We can all sit back and say, well if they’re going to get you they’re going to get you. Just like Asashoryu, they’re going to get you. We can also make a stand and express our grievances starting with our embassies. Isn’t that what they are there for? Don’t let them pass the buck. It is their duty, one where they must act in the interest of all the expatriates.

The new law is not the only area of major concern. In case you missed it, Mr. Debito wrote a very informative article in the Japan Times regarding the laws on checking of Alien Registration cards and with his permission, for which i am very thankful, reproduce some of the pertinent facts.

“The police have now deputized the whole nation to check on our cards and they get away with it as most of us do not know our rights and or the laws. When a cop demands to see your card on the street, you are not required to show it unless the officer shows you his ID first under the Foreign Registry Law (Article 13). Ask for the officer’s card and write it down. Furthemore, under the Police Execution of Duties Law (Article 2), cops aren’t allowed to ask anyone for ID without probable cause for suspicion of crime. Just being a foreigner doesn’t count. Point that out. And as for gaijin-carding by employers, under the new law (Article 28) you are under no obligation to say anything more than what your visa status is, and that it is valid.”

So you see dear readers, there’s possibly much more to come if we don’t utilize all of our forces at our command now to point out these fallible procedures and laws. Please send your comments to the General Committee to give us more strength in conveying this message to the authorities. Tell everyone you know to write to any figure of authority. Any help from you will make this wave of protest that much stronger. Do not remain silent.

Yours sincerely,
Dr. Deepu Sadhwani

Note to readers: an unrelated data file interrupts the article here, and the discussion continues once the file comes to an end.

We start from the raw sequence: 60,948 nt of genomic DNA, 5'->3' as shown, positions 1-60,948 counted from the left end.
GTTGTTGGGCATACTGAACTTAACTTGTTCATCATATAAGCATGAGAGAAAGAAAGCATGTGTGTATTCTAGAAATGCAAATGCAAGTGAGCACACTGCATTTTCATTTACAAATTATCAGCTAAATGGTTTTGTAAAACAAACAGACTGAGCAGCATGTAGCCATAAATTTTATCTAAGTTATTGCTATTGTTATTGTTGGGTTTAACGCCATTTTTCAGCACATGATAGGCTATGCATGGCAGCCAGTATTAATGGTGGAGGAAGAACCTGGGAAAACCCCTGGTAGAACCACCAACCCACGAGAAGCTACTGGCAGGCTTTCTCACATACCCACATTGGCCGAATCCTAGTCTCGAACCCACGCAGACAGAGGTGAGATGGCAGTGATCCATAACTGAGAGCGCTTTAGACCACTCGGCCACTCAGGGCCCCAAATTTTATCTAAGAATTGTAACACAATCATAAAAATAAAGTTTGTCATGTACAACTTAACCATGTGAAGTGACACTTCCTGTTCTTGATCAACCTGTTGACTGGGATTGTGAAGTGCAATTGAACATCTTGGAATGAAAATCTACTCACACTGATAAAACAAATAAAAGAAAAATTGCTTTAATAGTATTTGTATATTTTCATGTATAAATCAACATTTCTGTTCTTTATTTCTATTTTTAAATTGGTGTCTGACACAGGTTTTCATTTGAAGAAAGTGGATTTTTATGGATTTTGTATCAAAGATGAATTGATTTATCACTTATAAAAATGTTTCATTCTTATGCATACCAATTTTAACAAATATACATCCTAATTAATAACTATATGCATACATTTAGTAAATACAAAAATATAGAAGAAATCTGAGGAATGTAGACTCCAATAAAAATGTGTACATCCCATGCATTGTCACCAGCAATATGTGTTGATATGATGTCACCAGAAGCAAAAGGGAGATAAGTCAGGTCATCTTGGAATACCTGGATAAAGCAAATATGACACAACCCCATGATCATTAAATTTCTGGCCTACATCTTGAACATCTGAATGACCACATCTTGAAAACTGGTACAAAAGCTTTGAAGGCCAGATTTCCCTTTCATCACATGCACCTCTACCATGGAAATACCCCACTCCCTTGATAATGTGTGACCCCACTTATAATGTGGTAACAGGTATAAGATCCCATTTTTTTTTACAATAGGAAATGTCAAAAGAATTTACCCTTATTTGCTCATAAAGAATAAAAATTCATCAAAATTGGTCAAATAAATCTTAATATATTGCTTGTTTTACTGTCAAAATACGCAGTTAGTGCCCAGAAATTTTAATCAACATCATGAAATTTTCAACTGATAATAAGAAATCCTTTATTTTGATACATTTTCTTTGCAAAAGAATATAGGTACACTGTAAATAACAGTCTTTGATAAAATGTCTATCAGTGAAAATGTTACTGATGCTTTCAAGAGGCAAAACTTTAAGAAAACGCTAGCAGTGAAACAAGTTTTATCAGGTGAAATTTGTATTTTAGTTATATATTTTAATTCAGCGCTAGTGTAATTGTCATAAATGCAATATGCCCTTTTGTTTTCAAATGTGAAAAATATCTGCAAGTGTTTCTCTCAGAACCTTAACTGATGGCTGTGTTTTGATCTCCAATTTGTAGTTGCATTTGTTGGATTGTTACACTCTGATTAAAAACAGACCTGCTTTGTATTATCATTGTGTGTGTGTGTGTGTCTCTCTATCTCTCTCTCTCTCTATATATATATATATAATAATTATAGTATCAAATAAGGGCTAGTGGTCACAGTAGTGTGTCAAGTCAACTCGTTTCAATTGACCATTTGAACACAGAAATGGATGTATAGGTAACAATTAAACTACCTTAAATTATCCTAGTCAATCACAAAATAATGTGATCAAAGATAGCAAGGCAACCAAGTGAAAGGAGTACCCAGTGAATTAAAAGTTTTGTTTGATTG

“YOKOSO JAPAN” parody poster, T-shirts and video


Courtesy Larry Fordyce

Courtesy Nick Wood

Hi all, There have been several posts on various sites asking for a t-shirt designed to wear through Japan immigration & customs control to protest the recent policy of biometric I.D. for foreign nationals.

I am pleased to say that we have come up with such an item and encourage those who wish to wear them proudly as they pass through the passport control and I.D. process.

To view or order the “Yokoso Japan 11/20 commemorate t-shirt” please visit
or email

I will also be proudly wearing my shirt(s) throughout the JALT conference this weekend in Tokyo. Should you wish to speak to me about the tee design, ordering, or the policy itself I would be happy to oblige. I will also be bringing a limited number of shirts that may be purchased for 2500 yen, saving the shipping and handling fees.

Regards, Jon Dujmovich

If you haven’t already done so, please view and sign the petition to have
the policy abolished:

Another PDF file courtesy of John Brodie:
Welcome to Japan 20.pdf

Mainichi on Fingerprinting protests outside MOJ



An inflatable finger protestors used outside the Justice Ministry in Tokyo on Tuesday. (MDN)
(article follows photos)

Pictures of protestors (MDN)

Protesters ‘flip the bird’ at Justice Ministry over forced fingerprinting
Mainichi Daily News Nov 20, 2007

Protestors inflated a 3-meter-high yellow hand with an extended forefinger and thrust it toward the Justice Ministry’s offices in Tokyo on Tuesday to demonstrate against a controversial fingerprinting policy beginning at ports of entry across the country the same day.

About 80 protestors turned toward the ministry building and shouted in unison their opposition to the new policy, which requires all but a handful of foreigners to have their fingerprints and face photos taken to gain entry into Japan.

Representatives of human rights groups, labor unions, foreigners’ groups and individuals spoke out against the system — similar to the US-VISIT policy operating in the United States since 2004, but also targeting residents and not just tourists — calling it, among other things, “racist,” “xenophobic,” “retrogressive” and “an invasion of human rights and privacy.”